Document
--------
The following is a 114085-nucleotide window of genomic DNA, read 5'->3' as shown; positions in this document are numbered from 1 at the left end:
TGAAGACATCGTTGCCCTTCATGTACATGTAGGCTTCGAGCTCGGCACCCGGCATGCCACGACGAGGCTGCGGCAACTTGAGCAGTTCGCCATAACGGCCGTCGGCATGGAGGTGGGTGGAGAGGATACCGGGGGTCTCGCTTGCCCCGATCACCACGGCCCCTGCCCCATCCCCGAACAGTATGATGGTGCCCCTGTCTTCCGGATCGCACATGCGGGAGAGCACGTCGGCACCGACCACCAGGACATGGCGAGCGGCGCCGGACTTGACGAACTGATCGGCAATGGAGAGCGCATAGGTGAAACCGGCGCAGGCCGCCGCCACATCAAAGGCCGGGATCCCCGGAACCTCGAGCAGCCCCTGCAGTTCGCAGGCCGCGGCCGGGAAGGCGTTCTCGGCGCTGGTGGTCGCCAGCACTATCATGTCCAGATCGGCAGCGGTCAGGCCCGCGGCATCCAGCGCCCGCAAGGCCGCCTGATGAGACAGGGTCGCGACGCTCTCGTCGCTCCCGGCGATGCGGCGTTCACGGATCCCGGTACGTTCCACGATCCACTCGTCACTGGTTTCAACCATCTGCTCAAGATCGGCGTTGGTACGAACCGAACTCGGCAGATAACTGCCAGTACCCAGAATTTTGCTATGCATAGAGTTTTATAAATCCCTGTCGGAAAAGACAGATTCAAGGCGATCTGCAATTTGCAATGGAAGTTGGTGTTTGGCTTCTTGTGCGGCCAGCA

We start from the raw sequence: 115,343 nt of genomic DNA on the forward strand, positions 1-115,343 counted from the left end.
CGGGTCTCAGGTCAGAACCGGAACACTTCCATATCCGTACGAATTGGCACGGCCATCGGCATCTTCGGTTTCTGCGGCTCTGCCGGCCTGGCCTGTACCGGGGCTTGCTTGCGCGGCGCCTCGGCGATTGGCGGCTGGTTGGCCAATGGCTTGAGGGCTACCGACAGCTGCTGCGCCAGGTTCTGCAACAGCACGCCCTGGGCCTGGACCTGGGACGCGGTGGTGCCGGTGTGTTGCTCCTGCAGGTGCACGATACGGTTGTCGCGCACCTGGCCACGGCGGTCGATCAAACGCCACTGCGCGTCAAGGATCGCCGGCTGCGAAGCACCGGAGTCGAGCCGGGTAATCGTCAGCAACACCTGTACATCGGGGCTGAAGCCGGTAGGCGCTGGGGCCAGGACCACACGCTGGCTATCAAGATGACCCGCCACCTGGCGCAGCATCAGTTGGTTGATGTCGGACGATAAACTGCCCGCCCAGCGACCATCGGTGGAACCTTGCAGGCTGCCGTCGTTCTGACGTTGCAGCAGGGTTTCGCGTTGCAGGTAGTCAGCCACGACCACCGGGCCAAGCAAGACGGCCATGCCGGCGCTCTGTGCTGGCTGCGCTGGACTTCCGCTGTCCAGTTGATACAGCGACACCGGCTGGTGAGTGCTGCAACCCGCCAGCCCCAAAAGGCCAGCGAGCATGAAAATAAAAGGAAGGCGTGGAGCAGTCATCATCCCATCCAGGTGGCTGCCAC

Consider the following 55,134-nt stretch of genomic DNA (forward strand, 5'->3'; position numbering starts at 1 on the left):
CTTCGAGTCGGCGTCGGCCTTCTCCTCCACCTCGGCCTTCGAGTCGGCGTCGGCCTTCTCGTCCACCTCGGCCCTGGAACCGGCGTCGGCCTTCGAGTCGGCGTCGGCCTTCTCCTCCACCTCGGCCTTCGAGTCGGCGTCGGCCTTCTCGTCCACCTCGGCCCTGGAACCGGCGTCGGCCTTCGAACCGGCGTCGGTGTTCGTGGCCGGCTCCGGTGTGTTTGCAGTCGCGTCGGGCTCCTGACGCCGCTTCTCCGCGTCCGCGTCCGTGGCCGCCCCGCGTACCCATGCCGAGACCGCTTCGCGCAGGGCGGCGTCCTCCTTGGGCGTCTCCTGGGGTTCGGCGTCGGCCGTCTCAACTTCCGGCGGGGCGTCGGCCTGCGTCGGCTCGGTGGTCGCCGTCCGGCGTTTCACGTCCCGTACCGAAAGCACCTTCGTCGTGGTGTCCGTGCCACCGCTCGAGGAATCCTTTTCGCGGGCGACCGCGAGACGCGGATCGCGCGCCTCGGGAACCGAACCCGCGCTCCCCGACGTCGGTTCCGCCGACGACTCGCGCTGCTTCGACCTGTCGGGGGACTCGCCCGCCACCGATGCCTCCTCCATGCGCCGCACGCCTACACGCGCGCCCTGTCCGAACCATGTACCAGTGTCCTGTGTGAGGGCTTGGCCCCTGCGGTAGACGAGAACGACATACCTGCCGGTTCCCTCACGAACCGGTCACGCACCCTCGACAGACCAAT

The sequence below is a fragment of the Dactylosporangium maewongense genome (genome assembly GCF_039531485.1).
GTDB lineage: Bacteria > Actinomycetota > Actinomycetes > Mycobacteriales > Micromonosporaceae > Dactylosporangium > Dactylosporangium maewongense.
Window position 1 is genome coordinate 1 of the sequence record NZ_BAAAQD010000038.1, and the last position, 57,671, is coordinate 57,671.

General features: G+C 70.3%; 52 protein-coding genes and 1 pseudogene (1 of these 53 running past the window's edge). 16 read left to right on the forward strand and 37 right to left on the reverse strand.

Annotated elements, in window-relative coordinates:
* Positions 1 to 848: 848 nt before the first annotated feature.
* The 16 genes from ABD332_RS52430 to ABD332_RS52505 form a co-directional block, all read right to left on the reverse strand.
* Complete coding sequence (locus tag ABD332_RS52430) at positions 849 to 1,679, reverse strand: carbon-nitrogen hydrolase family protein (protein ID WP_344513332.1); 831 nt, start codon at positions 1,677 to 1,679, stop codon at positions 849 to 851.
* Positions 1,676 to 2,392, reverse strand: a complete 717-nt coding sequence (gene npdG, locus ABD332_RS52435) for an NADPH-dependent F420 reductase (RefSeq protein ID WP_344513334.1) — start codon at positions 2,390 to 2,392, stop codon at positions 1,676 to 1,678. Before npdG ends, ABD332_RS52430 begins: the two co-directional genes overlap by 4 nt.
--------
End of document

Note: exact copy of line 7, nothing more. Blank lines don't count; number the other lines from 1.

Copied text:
The sequence below is a fragment of the Dactylosporangium maewongense genome (genome assembly GCF_039531485.1).